Now I'm going to ask Mary Carey and the folks at the Norwottuck Rail Trail Online if it's OK that I "deep linked" to their images of the rail trail... (I did give them credit and the image descriptions link back to their sites).

Tuesday, July 10, 2007


According to the Daily Hampshire Gazette, three local Amherst businesses had counterfeit, possibly dangerous, toothpaste on their shelves.

But we don't get to know which three businesses. The Health department is worried that revealing that information might hurt those local businesses.

Well, duh! That's how a free market is supposed to work. If you screw up, you get punished by the market.

Yes, it may not be the local business' fault. But it's their responsibility to make sure that the products they sell are safe. If they sell an unsafe product unwittingly because their distributor defrauded them, and they're financially damaged as a result, then they should be able to sue their distributor for fraud.

If there's no punishment for screwing up, then businesses have no motivation to do better.

Update, 11 July: Sanity reigns, and the names of the stores are released (Amherst MiniMart on College Street and Amherst Grocery on Main Street).

Monday, July 02, 2007

Minimum wage, redux

I try really hard to keep an open mind, so when I ran across a reference to this recent Economic Policy Institute paper on the minimum wage, I read through it.

It seems logical to me that raising the minimum wage should either increase unemployment, or increase the number of people working for below minimum wage in the underground economy. Why? Well, do the thought experiment at an extreme-- raise the minimum wage to $30 an hour. What would happen?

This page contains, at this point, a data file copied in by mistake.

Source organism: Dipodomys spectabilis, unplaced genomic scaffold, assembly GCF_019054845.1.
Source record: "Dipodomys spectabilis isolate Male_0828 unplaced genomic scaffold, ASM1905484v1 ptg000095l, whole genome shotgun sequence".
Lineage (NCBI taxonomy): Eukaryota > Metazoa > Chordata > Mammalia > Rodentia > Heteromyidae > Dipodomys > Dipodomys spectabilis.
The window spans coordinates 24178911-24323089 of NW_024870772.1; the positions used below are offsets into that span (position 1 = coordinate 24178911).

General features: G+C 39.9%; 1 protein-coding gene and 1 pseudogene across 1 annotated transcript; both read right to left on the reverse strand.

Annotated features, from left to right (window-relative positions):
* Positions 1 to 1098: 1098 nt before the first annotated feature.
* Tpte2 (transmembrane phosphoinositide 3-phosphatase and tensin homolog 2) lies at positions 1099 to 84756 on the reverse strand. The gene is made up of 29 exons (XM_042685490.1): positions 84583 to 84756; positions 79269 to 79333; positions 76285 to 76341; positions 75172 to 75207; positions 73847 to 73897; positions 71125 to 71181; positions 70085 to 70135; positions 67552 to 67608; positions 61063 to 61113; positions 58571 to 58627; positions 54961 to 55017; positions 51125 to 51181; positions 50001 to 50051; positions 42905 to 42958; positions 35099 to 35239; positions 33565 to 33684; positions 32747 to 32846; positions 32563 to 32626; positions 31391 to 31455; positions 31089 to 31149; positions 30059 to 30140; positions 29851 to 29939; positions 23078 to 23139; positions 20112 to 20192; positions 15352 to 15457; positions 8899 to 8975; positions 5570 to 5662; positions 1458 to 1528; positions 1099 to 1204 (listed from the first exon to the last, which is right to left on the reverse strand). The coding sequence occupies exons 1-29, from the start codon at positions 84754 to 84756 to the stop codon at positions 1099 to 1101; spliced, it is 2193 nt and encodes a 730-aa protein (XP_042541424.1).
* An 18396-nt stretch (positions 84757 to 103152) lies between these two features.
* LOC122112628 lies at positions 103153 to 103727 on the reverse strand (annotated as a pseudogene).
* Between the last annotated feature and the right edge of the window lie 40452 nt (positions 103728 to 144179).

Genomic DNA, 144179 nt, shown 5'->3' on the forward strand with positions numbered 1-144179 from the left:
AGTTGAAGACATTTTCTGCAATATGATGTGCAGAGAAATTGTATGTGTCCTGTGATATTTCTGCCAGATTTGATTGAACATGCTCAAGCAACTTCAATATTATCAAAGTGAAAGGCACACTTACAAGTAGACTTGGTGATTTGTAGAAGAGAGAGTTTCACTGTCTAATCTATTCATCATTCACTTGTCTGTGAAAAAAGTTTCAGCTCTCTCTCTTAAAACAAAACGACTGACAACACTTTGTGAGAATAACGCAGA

McDonalds would get replaced by McVendo (a hamburger from a vending-machine place). WalMart would get replaced by a big warehouse store where you look up what you want in a catalog and then tell a robot to go fetch it for you.

Only the most expensive restaurants would be able to afford to pay waiters and waitresses; the rest of us would eat out in cafeterias.

And you'd illegally pay the kid down the street less than minimum wage to mow your lawn (oh, wait, you're probably doing that now...).

So: I was VERY surprised to see the above-mentioned paper, where they found no increase in unemployment in states that raised their minimum wage above the federal minimum (when compared to states that did NOT raise their minimum wage). Then again, I'm nowhere near qualified to figure out whether or not their statistical methods are valid (they sure sound impressive...). And, as far as I can tell, the paper wasn't published in a peer-reviewed economics journal (BIG red flag there).

But assuming that they got it right-- money doesn't magically appear out of thin air1, so when the minimum wage increases what DOES happen?

Possible clues from the paper:
The minimum wage states... have fewer native-born citizens and more foreign-born citizens and non-citizens.

I don't think they looked at whether increasing the minimum wage INCREASED the number of non-citizens. If it did, that might explain it-- more illegal workers taking jobs at below-minimum-wage rates.

... the minimum wage is associated with higher wages for teenagers but an effect is not discernable for adults.

The number of people making minimum wage is pretty darn small. Maybe employers cut back on raises a little bit for everybody making above minimum wage so they could pay the minimum-wage-teenagers a little more. Good if you're a teenager, I suppose.

I also wonder what they'd find if they looked at state's population growth. Did the states that increased the minimum wage lose low-wage workers to other states?
1Well, money is created out of thin air by the Federal Reserve, but that should affect all states equally.